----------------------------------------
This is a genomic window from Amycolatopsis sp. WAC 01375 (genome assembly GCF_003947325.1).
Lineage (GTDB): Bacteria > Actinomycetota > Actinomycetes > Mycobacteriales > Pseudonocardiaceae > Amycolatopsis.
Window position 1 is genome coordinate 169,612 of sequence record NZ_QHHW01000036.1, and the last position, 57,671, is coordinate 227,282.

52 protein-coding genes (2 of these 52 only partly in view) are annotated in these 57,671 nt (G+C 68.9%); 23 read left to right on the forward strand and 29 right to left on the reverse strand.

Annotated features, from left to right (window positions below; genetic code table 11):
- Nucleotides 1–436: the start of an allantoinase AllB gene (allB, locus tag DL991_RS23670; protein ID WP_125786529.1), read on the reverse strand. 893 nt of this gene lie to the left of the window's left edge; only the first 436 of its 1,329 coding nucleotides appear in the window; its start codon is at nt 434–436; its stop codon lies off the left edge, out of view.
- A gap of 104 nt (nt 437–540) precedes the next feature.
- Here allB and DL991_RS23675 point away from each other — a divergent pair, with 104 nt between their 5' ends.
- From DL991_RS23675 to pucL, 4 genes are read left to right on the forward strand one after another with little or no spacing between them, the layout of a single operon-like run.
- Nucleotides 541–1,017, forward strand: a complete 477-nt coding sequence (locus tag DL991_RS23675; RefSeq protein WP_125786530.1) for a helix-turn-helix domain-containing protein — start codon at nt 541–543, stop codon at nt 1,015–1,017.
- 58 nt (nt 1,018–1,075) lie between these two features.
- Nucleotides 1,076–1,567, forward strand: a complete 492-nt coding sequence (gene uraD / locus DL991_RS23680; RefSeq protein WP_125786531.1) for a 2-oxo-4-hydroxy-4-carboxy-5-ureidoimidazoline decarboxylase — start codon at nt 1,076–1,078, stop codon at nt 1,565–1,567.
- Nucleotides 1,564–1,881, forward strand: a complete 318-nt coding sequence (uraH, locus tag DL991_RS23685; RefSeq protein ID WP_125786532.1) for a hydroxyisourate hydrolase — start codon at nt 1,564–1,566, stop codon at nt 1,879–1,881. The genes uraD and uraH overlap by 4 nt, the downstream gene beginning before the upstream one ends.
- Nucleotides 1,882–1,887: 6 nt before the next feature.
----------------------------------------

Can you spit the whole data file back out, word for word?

This is a genomic window from Amycolatopsis sp. WAC 01375 (genome assembly GCF_003947325.1).
Lineage (GTDB): Bacteria > Actinomycetota > Actinomycetes > Mycobacteriales > Pseudonocardiaceae > Amycolatopsis.
Window position 1 is genome coordinate 169,612 of sequence record NZ_QHHW01000036.1, and the last position, 57,671, is coordinate 227,282.

52 protein-coding genes (2 of these 52 only partly in view) are annotated in these 57,671 nt (G+C 68.9%); 23 read left to right on the forward strand and 29 right to left on the reverse strand.

Annotated features, from left to right (window positions below; genetic code table 11):
- Nucleotides 1–436: the start of an allantoinase AllB gene (allB, locus tag DL991_RS23670; protein ID WP_125786529.1), read on the reverse strand. 893 nt of this gene lie to the left of the window's left edge; only the first 436 of its 1,329 coding nucleotides appear in the window; its start codon is at nt 434–436; its stop codon lies off the left edge, out of view.
- A gap of 104 nt (nt 437–540) precedes the next feature.
- Here allB and DL991_RS23675 point away from each other — a divergent pair, with 104 nt between their 5' ends.
- From DL991_RS23675 to pucL, 4 genes are read left to right on the forward strand one after another with little or no spacing between them, the layout of a single operon-like run.
- Nucleotides 541–1,017, forward strand: a complete 477-nt coding sequence (locus tag DL991_RS23675; RefSeq protein WP_125786530.1) for a helix-turn-helix domain-containing protein — start codon at nt 541–543, stop codon at nt 1,015–1,017.
- 58 nt (nt 1,018–1,075) lie between these two features.
- Nucleotides 1,076–1,567, forward strand: a complete 492-nt coding sequence (gene uraD / locus DL991_RS23680; RefSeq protein WP_125786531.1) for a 2-oxo-4-hydroxy-4-carboxy-5-ureidoimidazoline decarboxylase — start codon at nt 1,076–1,078, stop codon at nt 1,565–1,567.
- Nucleotides 1,564–1,881, forward strand: a complete 318-nt coding sequence (uraH, locus tag DL991_RS23685; RefSeq protein ID WP_125786532.1) for a hydroxyisourate hydrolase — start codon at nt 1,564–1,566, stop codon at nt 1,879–1,881. The genes uraD and uraH overlap by 4 nt, the downstream gene beginning before the upstream one ends.
- Nucleotides 1,882–1,887: 6 nt before the next feature.